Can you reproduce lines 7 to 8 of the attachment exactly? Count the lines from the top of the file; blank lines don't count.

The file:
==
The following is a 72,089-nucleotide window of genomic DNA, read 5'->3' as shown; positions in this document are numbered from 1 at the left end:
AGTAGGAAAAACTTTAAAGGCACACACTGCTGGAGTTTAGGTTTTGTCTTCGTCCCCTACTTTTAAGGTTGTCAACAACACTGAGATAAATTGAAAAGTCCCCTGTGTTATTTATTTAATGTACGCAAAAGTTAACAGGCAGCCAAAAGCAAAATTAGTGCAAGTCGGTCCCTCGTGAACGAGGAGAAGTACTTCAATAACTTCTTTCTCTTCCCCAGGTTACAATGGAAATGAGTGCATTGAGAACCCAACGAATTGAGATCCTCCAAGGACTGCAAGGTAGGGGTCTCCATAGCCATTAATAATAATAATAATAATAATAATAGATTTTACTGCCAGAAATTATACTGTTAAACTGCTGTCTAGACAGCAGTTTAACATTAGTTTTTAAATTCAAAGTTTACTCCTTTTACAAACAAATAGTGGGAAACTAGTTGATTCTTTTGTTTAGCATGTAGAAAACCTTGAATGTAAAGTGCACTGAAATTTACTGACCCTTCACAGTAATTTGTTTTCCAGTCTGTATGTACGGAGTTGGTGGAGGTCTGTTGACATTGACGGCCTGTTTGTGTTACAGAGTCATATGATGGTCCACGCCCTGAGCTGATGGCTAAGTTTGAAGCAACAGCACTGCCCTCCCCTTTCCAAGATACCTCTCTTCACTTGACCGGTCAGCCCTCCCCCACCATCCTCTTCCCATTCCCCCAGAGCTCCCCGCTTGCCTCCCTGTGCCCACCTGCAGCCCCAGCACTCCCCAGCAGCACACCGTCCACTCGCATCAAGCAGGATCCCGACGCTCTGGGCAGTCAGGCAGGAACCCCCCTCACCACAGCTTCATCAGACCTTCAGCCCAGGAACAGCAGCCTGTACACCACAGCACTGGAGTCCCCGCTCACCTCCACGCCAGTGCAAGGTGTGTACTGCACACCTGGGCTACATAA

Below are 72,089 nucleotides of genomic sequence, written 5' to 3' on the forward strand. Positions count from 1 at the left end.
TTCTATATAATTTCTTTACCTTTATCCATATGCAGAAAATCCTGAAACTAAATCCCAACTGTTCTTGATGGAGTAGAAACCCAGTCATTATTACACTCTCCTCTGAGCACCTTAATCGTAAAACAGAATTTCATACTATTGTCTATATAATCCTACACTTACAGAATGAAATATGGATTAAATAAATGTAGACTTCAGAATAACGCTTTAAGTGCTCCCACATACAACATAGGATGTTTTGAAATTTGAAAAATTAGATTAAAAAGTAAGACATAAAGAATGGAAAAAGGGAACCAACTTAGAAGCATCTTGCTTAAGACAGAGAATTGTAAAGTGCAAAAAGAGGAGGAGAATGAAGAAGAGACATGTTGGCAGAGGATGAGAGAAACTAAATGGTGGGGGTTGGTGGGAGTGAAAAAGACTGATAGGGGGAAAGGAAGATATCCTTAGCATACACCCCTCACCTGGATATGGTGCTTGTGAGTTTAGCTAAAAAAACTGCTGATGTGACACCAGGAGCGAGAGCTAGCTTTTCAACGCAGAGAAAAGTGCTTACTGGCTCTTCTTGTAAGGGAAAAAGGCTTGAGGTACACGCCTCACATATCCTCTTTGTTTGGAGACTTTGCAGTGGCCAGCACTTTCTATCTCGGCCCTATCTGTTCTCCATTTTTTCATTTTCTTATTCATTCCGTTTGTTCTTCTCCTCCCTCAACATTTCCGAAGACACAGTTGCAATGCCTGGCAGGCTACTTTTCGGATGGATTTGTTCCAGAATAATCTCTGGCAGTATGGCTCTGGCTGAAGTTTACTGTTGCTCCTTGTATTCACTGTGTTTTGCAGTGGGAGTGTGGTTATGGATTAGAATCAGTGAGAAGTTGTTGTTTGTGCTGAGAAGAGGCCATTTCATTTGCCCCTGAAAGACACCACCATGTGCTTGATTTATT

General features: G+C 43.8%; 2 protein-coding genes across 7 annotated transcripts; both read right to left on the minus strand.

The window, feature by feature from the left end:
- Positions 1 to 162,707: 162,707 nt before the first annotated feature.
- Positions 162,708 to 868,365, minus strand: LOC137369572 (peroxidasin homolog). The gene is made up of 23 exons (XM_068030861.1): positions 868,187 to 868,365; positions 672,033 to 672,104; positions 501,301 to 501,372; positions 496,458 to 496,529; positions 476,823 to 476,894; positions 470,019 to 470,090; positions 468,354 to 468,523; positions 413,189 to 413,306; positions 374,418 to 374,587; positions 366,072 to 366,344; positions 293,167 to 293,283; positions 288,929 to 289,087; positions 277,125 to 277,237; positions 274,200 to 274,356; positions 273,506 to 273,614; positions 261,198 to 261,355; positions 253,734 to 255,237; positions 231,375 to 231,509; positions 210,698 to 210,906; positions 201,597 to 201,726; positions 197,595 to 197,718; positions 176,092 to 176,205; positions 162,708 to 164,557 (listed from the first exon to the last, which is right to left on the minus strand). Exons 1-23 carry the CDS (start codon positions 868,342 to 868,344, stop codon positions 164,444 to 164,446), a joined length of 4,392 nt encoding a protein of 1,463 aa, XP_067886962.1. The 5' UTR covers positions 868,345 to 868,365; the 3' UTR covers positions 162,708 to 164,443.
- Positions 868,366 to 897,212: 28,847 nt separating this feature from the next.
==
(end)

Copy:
- Positions 1 to 162,707: 162,707 nt before the first annotated feature.
- Positions 162,708 to 868,365, minus strand: LOC137369572 (peroxidasin homolog). The gene is made up of 23 exons (XM_068030861.1): positions 868,187 to 868,365; positions 672,033 to 672,104; positions 501,301 to 501,372; positions 496,458 to 496,529; positions 476,823 to 476,894; positions 470,019 to 470,090; positions 468,354 to 468,523; positions 413,189 to 413,306; positions 374,418 to 374,587; positions 366,072 to 366,344; positions 293,167 to 293,283; positions 288,929 to 289,087; positions 277,125 to 277,237; positions 274,200 to 274,356; positions 273,506 to 273,614; positions 261,198 to 261,355; positions 253,734 to 255,237; positions 231,375 to 231,509; positions 210,698 to 210,906; positions 201,597 to 201,726; positions 197,595 to 197,718; positions 176,092 to 176,205; positions 162,708 to 164,557 (listed from the first exon to the last, which is right to left on the minus strand). Exons 1-23 carry the CDS (start codon positions 868,342 to 868,344, stop codon positions 164,444 to 164,446), a joined length of 4,392 nt encoding a protein of 1,463 aa, XP_067886962.1. The 5' UTR covers positions 868,345 to 868,365; the 3' UTR covers positions 162,708 to 164,443.